The Transformation of Trans-Generational Identities to Trans-National


Trans-generational identity is the story of how our place in life affects the perception of who we are. What we have experienced throughout our lifetime and how we view the world and those in it also contribute to this dynamic sense of self. This idea is seen in Le Grand Voyage, a film about a father and son who travel to Mecca from France. The son, Réda, reluctantly agrees to drive his father to Mecca for his pilgrimage that is a pillar of the Islamic faith.

Réda and his father in Le Grand Voyage

Throughout their journey, you can see the strain and tension between these two men as they realize there is so much that sets them apart, and a large portion of it is trans-generational. As the film progresses, the juxtaposition of Réda’s generation and his father’s becomes more apparent, and the generational gap seems to create a greater divide between the two. With time, however, the father and son begin reconciling their broken relationship and Réda learns the values of Islam from his father before it is too late. This process of relational reconciliation is one concept that is central to Islam.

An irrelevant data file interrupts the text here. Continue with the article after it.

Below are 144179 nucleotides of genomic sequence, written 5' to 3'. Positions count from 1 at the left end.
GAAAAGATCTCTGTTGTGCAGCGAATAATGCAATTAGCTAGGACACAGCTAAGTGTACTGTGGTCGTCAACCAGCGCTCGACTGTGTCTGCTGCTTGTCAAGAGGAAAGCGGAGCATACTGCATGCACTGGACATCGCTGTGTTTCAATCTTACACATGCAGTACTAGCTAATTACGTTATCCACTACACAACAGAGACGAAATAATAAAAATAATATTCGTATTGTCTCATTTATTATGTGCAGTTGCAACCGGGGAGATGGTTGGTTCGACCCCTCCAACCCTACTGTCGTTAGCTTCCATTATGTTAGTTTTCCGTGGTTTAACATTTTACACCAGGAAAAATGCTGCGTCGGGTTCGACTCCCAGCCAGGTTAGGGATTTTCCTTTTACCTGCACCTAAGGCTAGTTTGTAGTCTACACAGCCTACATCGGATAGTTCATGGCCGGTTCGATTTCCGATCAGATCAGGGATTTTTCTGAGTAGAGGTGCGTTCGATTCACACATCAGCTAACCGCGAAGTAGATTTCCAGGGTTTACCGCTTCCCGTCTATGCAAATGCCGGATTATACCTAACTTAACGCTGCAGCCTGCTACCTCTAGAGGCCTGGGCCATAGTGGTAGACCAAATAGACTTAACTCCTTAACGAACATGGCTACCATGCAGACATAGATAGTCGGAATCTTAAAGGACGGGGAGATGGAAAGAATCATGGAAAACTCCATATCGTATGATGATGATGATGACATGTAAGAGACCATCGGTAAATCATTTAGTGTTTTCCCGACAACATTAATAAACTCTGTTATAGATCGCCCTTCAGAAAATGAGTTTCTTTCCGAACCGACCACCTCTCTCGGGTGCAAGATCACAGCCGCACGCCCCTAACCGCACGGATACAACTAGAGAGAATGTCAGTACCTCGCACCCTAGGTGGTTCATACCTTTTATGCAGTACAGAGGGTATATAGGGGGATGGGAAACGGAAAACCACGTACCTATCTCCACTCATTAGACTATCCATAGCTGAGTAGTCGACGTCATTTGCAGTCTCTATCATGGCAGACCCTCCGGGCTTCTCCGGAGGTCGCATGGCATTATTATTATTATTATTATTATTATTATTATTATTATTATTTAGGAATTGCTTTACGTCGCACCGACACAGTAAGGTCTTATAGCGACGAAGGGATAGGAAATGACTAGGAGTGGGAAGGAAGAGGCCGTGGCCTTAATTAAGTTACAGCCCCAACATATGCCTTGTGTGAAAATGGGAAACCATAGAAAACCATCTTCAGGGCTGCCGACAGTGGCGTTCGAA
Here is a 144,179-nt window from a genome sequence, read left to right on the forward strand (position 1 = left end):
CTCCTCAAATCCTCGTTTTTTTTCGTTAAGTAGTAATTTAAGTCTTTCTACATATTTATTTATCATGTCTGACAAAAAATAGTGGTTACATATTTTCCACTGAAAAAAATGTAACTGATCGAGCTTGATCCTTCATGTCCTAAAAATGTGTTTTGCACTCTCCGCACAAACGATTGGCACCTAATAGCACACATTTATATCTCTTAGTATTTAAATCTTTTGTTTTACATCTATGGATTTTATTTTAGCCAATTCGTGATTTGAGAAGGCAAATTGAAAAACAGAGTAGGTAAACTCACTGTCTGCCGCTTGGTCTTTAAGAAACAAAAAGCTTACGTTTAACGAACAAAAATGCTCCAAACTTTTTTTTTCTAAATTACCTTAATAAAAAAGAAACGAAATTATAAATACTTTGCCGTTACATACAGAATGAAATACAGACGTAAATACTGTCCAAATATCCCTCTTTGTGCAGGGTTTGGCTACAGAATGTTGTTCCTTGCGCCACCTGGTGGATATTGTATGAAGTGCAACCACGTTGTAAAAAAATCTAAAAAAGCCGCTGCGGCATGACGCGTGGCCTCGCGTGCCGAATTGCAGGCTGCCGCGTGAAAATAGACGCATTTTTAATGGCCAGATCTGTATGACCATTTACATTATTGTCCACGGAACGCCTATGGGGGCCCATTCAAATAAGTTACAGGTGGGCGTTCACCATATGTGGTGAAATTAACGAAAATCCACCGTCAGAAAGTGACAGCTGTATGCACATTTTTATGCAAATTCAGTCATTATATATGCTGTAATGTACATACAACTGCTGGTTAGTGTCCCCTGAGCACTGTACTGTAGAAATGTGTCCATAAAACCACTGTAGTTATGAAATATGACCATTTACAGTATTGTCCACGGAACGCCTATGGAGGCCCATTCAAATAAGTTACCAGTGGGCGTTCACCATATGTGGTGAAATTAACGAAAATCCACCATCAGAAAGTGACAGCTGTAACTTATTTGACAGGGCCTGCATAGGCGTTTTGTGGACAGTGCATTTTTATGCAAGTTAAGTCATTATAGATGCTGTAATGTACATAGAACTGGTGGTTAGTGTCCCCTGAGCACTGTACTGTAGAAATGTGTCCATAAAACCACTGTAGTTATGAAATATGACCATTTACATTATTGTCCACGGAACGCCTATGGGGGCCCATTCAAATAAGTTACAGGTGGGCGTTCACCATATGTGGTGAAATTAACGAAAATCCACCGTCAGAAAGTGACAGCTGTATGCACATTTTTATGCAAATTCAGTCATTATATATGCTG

While trans-generational identities greatly affect who we are, they are not a static state of being. I have learned in this class that every interaction we have and place we travel is yet another thread woven into the fabric of our being. We are constantly weaving our trans-generational identity, and when interacting with other cultures, we are indeed weaving our trans-national identity as well. These two identities are intertwined, and there is a relationship seen between them in Le Grande Voyage. I argue that the trans-generational gap between Réda and his father is so severe that it surpasses generations and begins to morph into a trans-national divide. There is such a disconnect between Réda and his father that it appears they have different national identities. This is the most profound idea I have learned in the class: our trans-national identities are always subject to change; everything around us and everything that we experience contributes to our trans-national identity, and this is a thing of beauty.


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